Right now some situations (parse errors, undefined function call, no more memory) in PHP result in fatal error – which means the engine can not continue with the request beyond this point. From the user point of view, this often results in a blank page. I wonder if it would be possible to have standard recovery mechanism that would allow the PHP engine on fatal error to enter some kind of “recovery mode” when it would output some very basic page saying “ok, I have some problems here, but don’t panic and just tell my programmer to fix the code”. It won’t give much info probably but it would allow production sites display nice message to the users instead of the boring snowfield panorama it displays now (that is if the administrator was smart enough to set display_errors to off).
Maybe it should allow only fixed HTML, or maybe some kind of “request recovery” mode which would create some “recovery mode” sub-request when it would allow to do more – like send emails to webmaster :). This may need some creative thinking but the main idea is to move away from the snowfield thing.
Calling function in PHP is not cheap. One of the reasons for that executor has a lot of things to take care of when calling function – a bunch of globals, execution state, symbol tables, etc., etc. And we do a lot of allocations and reallocations for them. Also since a number of these things live on the stack – on deep recursion the stack is depleted. So I was thinking how could we improve it?
- First step could be to unite all execution-state related variables into single structure. In compile-time we know how many Ts, CVs, etc. we might need, so this is fixed. Size of other structures is known too, so we know overall memory size for every function, and we can automatically allocate execution data on the function start. Which means no reallocs, only one allocation per execution cycle and probably even better memory usage due to the reuse of the memory blocks for frequently called functions.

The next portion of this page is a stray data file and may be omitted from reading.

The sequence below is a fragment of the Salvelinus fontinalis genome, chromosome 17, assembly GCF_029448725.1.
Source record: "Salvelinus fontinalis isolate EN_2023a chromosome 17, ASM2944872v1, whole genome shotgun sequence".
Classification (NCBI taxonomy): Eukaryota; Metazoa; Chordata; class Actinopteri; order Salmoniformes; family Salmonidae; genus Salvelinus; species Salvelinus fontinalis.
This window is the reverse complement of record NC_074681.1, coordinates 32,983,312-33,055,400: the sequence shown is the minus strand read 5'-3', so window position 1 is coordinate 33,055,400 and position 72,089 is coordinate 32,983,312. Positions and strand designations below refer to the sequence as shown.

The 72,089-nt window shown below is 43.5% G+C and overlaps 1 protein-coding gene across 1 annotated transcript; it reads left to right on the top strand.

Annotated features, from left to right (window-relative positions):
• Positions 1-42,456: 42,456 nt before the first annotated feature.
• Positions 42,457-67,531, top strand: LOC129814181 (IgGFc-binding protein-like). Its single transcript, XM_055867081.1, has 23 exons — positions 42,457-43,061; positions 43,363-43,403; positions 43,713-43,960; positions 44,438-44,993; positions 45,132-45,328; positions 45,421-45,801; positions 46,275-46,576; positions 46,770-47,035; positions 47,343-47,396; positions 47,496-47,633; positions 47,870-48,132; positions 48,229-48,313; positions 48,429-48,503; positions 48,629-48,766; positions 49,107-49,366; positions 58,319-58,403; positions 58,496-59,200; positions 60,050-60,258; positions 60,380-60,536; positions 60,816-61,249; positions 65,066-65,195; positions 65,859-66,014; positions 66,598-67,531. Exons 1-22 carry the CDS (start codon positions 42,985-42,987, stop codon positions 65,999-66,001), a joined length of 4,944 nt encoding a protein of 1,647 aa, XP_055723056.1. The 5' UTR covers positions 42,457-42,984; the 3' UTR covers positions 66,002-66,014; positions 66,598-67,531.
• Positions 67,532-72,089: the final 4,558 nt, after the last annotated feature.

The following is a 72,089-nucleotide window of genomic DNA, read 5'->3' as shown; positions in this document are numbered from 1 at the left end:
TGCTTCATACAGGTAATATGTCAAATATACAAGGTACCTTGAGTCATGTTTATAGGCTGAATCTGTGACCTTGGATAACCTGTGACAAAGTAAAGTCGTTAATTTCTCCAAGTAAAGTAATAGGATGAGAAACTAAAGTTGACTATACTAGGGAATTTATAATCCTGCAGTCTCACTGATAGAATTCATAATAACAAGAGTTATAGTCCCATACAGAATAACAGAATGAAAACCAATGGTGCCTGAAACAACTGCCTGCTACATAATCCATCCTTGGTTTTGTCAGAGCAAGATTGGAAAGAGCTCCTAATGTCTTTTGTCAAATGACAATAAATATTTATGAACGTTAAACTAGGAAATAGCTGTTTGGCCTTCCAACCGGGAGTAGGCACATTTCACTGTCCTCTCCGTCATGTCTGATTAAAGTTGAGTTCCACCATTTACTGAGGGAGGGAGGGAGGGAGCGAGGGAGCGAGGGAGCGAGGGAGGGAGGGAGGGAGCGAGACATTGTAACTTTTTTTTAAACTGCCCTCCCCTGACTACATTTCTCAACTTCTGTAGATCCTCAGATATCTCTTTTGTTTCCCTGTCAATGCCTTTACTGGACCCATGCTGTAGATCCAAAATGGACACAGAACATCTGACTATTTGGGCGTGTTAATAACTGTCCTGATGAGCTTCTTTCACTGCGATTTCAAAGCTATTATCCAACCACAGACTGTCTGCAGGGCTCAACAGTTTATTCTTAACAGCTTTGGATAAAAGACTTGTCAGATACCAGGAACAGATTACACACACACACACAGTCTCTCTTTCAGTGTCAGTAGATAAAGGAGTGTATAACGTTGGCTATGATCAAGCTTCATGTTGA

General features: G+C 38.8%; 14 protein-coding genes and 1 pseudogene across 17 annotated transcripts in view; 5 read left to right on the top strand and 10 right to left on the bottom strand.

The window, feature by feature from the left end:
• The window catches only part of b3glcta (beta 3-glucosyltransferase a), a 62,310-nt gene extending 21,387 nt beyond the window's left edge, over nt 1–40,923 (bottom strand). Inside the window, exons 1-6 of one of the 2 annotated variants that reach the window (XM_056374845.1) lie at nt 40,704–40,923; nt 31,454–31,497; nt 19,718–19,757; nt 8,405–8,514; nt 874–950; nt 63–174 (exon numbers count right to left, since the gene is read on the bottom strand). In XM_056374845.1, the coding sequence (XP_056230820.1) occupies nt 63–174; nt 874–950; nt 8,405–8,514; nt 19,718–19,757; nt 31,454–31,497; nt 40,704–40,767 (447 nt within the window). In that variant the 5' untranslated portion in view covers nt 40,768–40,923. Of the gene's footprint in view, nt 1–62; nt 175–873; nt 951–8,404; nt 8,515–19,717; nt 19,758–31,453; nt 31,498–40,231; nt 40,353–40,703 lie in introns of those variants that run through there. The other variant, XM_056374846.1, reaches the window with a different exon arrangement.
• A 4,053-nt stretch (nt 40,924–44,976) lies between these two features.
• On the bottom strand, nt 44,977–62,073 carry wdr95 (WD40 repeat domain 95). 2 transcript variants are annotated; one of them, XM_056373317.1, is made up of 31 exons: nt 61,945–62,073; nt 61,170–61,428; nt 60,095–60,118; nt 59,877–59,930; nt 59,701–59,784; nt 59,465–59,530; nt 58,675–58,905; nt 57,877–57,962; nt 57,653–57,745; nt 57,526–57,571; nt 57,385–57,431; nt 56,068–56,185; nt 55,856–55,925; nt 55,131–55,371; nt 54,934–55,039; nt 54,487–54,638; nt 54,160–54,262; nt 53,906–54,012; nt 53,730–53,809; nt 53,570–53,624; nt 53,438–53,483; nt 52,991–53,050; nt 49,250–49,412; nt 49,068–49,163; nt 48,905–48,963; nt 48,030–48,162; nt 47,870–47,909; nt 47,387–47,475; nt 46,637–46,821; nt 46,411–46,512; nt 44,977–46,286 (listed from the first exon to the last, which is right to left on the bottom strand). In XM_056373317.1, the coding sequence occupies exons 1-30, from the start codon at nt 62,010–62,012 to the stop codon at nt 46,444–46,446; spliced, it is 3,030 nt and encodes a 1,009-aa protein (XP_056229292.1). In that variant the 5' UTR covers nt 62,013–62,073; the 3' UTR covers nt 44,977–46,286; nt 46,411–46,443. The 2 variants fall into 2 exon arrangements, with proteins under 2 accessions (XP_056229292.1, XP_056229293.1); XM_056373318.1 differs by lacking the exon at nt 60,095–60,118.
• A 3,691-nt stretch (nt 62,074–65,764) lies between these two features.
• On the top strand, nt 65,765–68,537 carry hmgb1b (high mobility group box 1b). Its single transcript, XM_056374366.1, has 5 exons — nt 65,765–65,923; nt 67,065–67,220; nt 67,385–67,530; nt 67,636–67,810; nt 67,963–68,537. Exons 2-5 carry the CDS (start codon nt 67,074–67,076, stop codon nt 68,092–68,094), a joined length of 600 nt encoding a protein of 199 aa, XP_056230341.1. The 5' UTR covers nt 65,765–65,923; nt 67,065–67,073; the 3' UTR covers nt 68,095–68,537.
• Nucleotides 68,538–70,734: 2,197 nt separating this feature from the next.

- Right now some of the execution data is kept in a kind of stack. But we don’t really need it to be stack – as I see, pointer to previous structure is enough. Actually, when we doing backtraces stack even is a kind of problem since we need to figure out each time where we stand and where functions begin and end.
- We do need some kind of stack for function arguments and function-call-in-progress information. However, this stack does not need to be global – we do not use this information beyond current function call (counting functions called while calculating parameters for current function call). Thus, we could just make each function keep its own stack, and since we know the maximum function call depth for the code of any given user function at compile time, this stack can have fixed size too and fit into the structure in (1).
- Once we have all call information inside the single structure, we could rewrite execute() to use loop instead of recursive call, thus dramatically reducing stack requirements and probably speeding up the execution loop. Internal function calls would still use stack, of course – because that’s how C works 🙂
Actually, we might be able to do it before but then we’d have to take care of a lot of different context things which would be very hard to do right. Having it in single structure means we can just switch one pointer and go to different context.
- All various EG’s that deal with execution state would be made to work through one global “current execution state” global pointing to the above mega-structure.
- We still need new symbol table for each call, so symbol table allocation and the related cache stays. However, we might have a good idea how many variables would each function require (size of CVs might be a good estimate) and could initialize the hashtable for this size. Downside would be that this hash won’t be then usable for other functions. So maybe we’d want to group cached tables by size (hash table implementation has only limited number of real sizes anyway). This should reduce number of reallocs when adding variables to the tables.
- Many functions are called repeatedly, but not recursively. Maybe we could reuse once-allocated memory block for each call of the function. The problem of course is to know if the function will be called again and not waste the block if it won’t – so it might be hard to do.
Any other ideas?